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Kerris - - 175487.jpg
Kerris Manor Farmhouse
Kerris is located in Cornwall
Location within Cornwall
OS grid referenceSW443273
Civil parish
Unitary authority
Ceremonial county
Sovereign stateUnited Kingdom
Postcode districtTR19
Dialling code01736
PoliceDevon and Cornwall
AmbulanceSouth Western
EU ParliamentSouth West England
UK Parliament
List of places
50°05′23″N 5°34′33″W / 50.08982°N 5.5759°W / 50.08982; -5.5759Coordinates: 50°05′23″N 5°34′33″W / 50.08982°N 5.5759°W / 50.08982; -5.5759

Kerris (Cornish: Kerys)[1] is a settlement in west Cornwall, England, United Kingdom. It is three miles (5 km) south-west of Penzance in the civil parish of Paul.[2] Kerris means "fort-place" in the Cornish language.[3]


In 1302 a document spells the name Veor Keris and other spellings have been Kerres (in 1310), Kyrrys (1337), Vean Kerrys (1440), Keres (1481), Kyrris (1668). (Veor means large or great and Vean means little).[4]


Several prehistoric relics can be found around Kerris including the Roundago (possibly an Iron Age hill fort) and the Kerris Standing Stone or menhir.[5] Several fields away is the Tresvannack Stone which stands around 3.5m tall with a further 1.2m below ground. In 1840 a pair of urns were found under a slab of granite at the base of the stone. The urns are now kept at Penlee Museum, Penzance. Kerris cross was damaged during the English Civil War and repaired by a local blacksmith in the 19th century with iron pins holding the granite head in position. In September 2011 the corroded pins were replaced by stainless steel pins. Medieval crosses, in situ, indicate the route to the parish church.[6]

Cross and former manor house


There is a former manor house, which is a grade II* listed building dating back to the 17th-century, possibly using earlier walls. Kerris was under three different ownerships until 1694. when Richard Pearce bought the three parts, Major alterations were carried out in 1721 by his son Richard Pearce (1693–1753) and in 1743 John Hawkins became the owner when Pearce and his wife, Maria, were declared bankrupt.[7]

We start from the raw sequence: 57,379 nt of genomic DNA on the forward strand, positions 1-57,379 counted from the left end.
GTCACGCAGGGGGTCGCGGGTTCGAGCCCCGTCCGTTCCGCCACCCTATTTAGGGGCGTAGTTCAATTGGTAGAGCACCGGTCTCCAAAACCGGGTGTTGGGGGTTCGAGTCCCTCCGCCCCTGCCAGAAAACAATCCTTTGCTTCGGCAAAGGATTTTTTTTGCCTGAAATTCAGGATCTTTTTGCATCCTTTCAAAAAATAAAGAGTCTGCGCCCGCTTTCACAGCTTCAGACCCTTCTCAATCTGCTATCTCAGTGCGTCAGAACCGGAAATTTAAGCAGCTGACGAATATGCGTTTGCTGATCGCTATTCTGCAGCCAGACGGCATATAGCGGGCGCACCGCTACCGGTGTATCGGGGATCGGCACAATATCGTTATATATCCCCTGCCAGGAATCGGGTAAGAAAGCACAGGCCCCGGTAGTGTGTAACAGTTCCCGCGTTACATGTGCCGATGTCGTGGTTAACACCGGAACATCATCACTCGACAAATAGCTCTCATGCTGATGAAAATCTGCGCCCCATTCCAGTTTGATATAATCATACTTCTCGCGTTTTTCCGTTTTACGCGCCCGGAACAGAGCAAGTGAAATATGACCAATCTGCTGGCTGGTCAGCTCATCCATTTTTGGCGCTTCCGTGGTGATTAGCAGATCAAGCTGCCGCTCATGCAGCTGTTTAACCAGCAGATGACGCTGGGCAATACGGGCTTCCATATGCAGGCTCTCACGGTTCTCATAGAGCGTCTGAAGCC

In 1882 the freehold farm Kerris was advertised for sale by auction. It included a ″commodieus and substantially built farm house″ and about 80 acres (32 ha) of land. Approximately 65 acres (26 ha) was considered to be of good arable and pasture land, and 15 acres (6.1 ha) of croft which ″with very little expense could be brought into cultivation″.[8] The property was bought by the owner of an adjacent tenement, Mr Thomas Bedford Bolitho, for £4,320.[9]

A Weselyan chapel was opened in 1905.[10]


Kerris Brass Band was in attendance at Sheffield's Methodist New Connexion, annual Sunday school treat in June 1883.[11]


  1. ^ Place-names in the Standard Written Form (SWF) : List of place-names agreed by the MAGA Signage Panel Archived 2013-05-15 at the Wayback Machine. Cornish Language Partnership.
  2. ^ Land's End (Map). Southampton: Ordnance Survey. 2015. ISBN 978 0 319 24304 6.
  3. ^ Weatherhill, Craig (2009) A Concise Dictionary of Cornish Place-Names. Westport, Mayo: Evertype ISBN 978-1-904808-22-0; p. 43
  4. ^ Pool, Peter A S (1985). The Place-names of West Penwith (Second ed.). Heamoor: PAS Pool. p. 55.
  5. ^ "Kerris - Standing Stone (Menhir)". The Megalithic Portal. Retrieved 11 September 2018.
  6. ^ "Medieval cross that marks path to church is repaired". Cornishman. 29 September 2011.
  7. ^ Historic England & 1327506
  8. ^ "Valuable Freehold Estate For Sale". The Cornishman (197 (187)). 20 April 1882. p. 1.
  9. ^ "Kerris". The Cornishman (200 (190)). 11 May 1882. p. 4.
  10. ^ "Kerris". The Cornishman (1396). 6 April 1905. p. 2.
  11. ^ "Paul". The Cornishman (258). 21 June 1883. p. 4.